For Christmas, Central and Mexican-American families don't crave a holiday turkey; they want a plate of steaming hot tamales.
Gustavo Arellano, author of the book Taco USA: How Mexican Food Conquered America, says that to him, tamales are more than food. They transmit Latino culture during Christmas.
"It is about sustenance, but not just in the nutritional sense. It's also in a community sense. It's also in a spiritual sense," he says. "It's the ultimate Christmas gift."
But making tamales is a time-consuming endeavor. It can take a whole day to make a single batch. That's why many families prefer to buy tamales in bulk for special occasions.
Good tamales, though, don't come from a restaurant. They have to be caseros, that is, homemade. And so many families turn to tamaleros — men and women who make tamales for a living — to get their fix.
Ofelio Crespo is a tamalero who lives in Washington, D.C. He is usually out of bed by 5 a.m. and spends his mornings making gallons of salsa on his stove to pair with his tamales.
He makes a red salsa for chicken tamales. The vegetarian option uses hot peppers and cheese. But his specialty is the green salsa he cooks for pork tamales — it's a mix of jalapeno peppers, poblano chilies, onions, garlic and spices.
Crespo grills the meat at night and prepares the tamales with his family in the evening after making his deliveries. The kitchen has a second refrigerator to keep the ingredients fresh. A big bowl of cornmeal dough called masa sits in the middle of the dining room table. The stove is on all day.
Assembling the tamales is an art form. Crespo starts by washing the cornhusks that will encase the tamales in the kitchen sink. He then takes a golf-sized ball of dough from the bowl, flattens it with a tortilla press and beats it down onto the cornhusk. He puts meat and salsa in the middle of the masa and folds the tamale in place.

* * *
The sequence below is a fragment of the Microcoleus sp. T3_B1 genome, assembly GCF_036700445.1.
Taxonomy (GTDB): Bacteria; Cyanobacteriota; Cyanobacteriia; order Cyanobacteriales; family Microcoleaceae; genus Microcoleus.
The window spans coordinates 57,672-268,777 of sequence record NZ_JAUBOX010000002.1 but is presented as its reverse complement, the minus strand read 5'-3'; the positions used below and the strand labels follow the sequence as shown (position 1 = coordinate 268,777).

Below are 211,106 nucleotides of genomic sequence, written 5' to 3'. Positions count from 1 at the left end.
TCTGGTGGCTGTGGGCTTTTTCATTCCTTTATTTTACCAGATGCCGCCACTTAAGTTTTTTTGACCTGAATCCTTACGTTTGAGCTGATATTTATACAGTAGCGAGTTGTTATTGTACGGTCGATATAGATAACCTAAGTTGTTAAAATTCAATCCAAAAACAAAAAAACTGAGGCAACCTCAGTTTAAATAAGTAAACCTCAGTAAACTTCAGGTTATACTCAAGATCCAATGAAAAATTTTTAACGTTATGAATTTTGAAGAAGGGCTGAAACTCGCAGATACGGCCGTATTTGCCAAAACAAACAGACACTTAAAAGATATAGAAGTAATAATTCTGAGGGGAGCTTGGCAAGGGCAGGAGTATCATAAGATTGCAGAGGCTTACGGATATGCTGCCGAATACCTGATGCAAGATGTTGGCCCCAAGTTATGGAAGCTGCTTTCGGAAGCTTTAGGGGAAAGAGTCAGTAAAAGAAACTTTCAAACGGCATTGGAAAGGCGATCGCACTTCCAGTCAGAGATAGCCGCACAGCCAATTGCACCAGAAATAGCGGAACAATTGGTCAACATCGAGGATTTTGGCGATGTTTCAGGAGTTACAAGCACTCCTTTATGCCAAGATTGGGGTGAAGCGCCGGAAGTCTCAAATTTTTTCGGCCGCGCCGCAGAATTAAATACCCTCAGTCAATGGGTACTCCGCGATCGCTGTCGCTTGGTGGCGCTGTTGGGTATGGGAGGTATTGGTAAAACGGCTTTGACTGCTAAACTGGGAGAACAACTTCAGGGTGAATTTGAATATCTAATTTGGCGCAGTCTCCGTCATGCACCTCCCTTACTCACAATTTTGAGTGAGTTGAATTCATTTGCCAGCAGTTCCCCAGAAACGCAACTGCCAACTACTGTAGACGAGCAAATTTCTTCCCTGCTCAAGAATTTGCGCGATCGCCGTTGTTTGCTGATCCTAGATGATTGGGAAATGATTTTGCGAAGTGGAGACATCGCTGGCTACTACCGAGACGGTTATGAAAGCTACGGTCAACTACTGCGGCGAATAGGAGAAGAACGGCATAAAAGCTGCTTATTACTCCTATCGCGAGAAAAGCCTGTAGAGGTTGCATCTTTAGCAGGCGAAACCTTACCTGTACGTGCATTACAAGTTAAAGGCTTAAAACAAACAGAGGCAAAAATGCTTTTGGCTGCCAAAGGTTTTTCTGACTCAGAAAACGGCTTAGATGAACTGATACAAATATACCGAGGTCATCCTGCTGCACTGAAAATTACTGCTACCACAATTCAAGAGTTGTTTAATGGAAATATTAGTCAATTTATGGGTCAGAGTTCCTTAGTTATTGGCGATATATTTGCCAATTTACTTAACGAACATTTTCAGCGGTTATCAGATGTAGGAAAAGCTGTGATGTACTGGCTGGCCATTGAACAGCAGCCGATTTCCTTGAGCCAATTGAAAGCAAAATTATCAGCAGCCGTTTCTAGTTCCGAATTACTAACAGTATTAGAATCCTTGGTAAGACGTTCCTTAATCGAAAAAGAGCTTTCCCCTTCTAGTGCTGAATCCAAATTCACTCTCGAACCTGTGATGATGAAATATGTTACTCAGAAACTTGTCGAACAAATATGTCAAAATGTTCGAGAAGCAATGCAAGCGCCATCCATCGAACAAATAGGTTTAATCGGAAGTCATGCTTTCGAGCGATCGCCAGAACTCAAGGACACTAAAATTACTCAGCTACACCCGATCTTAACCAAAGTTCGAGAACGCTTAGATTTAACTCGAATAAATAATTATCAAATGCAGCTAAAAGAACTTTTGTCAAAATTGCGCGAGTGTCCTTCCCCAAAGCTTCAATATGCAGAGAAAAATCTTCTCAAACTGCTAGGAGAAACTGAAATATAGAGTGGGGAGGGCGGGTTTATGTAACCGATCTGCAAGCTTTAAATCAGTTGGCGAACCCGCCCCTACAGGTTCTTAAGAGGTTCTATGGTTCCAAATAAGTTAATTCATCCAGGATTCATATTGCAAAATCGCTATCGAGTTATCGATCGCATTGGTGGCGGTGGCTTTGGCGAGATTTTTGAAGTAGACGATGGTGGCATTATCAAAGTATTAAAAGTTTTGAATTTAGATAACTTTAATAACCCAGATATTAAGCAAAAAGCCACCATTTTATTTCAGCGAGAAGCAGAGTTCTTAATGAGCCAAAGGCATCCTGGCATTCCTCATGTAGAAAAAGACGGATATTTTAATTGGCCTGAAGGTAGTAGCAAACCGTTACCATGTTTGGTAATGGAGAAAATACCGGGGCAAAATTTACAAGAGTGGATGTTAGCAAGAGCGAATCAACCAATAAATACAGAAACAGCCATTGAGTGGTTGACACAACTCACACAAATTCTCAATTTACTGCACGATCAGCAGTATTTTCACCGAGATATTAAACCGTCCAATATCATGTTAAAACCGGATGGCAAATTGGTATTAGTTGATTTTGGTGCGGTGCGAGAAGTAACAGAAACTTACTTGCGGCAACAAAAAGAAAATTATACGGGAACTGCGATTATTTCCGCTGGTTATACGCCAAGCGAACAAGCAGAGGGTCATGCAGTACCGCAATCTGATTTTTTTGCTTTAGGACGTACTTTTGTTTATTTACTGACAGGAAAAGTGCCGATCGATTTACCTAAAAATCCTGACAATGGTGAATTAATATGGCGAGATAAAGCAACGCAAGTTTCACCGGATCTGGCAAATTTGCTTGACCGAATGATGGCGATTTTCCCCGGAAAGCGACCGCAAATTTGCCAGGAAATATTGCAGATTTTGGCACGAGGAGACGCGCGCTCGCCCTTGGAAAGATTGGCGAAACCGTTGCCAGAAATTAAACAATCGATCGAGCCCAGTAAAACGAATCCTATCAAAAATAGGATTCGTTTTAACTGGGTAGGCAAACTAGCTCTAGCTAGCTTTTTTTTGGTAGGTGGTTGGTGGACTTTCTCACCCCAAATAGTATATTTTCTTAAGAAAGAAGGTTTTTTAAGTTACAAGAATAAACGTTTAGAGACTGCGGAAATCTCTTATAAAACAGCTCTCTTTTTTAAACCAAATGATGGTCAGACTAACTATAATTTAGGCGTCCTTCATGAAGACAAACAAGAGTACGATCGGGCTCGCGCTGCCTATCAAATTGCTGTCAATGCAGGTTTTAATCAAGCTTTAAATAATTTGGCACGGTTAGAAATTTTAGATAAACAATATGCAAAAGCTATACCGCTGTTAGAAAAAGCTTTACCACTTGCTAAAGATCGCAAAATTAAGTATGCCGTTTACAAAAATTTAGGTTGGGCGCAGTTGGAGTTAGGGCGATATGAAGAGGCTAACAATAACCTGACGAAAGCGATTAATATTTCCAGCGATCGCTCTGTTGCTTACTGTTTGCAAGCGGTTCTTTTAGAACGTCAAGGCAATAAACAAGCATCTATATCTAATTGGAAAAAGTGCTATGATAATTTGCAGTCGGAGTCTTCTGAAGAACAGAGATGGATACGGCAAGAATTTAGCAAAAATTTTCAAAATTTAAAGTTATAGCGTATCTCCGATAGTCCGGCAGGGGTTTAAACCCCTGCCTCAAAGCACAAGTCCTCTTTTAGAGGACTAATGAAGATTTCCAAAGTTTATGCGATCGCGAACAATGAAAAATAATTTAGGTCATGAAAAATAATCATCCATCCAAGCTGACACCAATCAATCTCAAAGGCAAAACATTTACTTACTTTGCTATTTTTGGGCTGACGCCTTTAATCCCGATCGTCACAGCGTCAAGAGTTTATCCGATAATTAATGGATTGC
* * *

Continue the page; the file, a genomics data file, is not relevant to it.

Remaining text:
He and his children do this approximately 900 times a week.
Tamales are a comfort food for Central and Mexican-Americans, and recipes vary from region to region. In Michoacan, they come in triangles. In Oaxaca, they're made with beans. Tamales salvadorenos are wrapped in banana leaves instead of corn.
Crespo's tamales are in the style of the Mexican southern state of Guerrero where he was born. He sells them all year, but December is his busiest month. The Feast of Our Lady of Guadalupe on Dec. 12, Nochebuena on Dec. 24 and New Year's Eve wouldn't be complete without tamales.
There might also be another factor in their popularity. "We get more people asking for tamales because it's colder outside. People want something hot in their stomachs," says Crespo's 20-year-old-son, Romelio, who, along with his younger sister Maria, helps his dad with the cooking.
Crespo started making tamales for friends in his church group eight years ago. After a few months, he was getting big orders on a regular basis. His primary client base remains the Spanish-speaking congregation in his church, but Crespo says he is always getting referrals.
Many higher-class families who move to the U.S. find that a family cook is no longer in their budget. They still crave traditional food, but they might not know how to make it themselves. That is when the door opens for Crespo and other tamaleros.
The tamale market is usually an informal network that expands by word of mouth. But Crespo wants his business to grow. He's getting financial counseling and plans to rent out an industrial kitchen and later buy a food truck he'll name "Mexican Cowboy Tamales."
Some families come together for tamaladas, tamale-making gatherings. But Crespo insists his tamales have sabor, a special taste. No one makes tamales like his, he says. And once you taste them, you won't even try.
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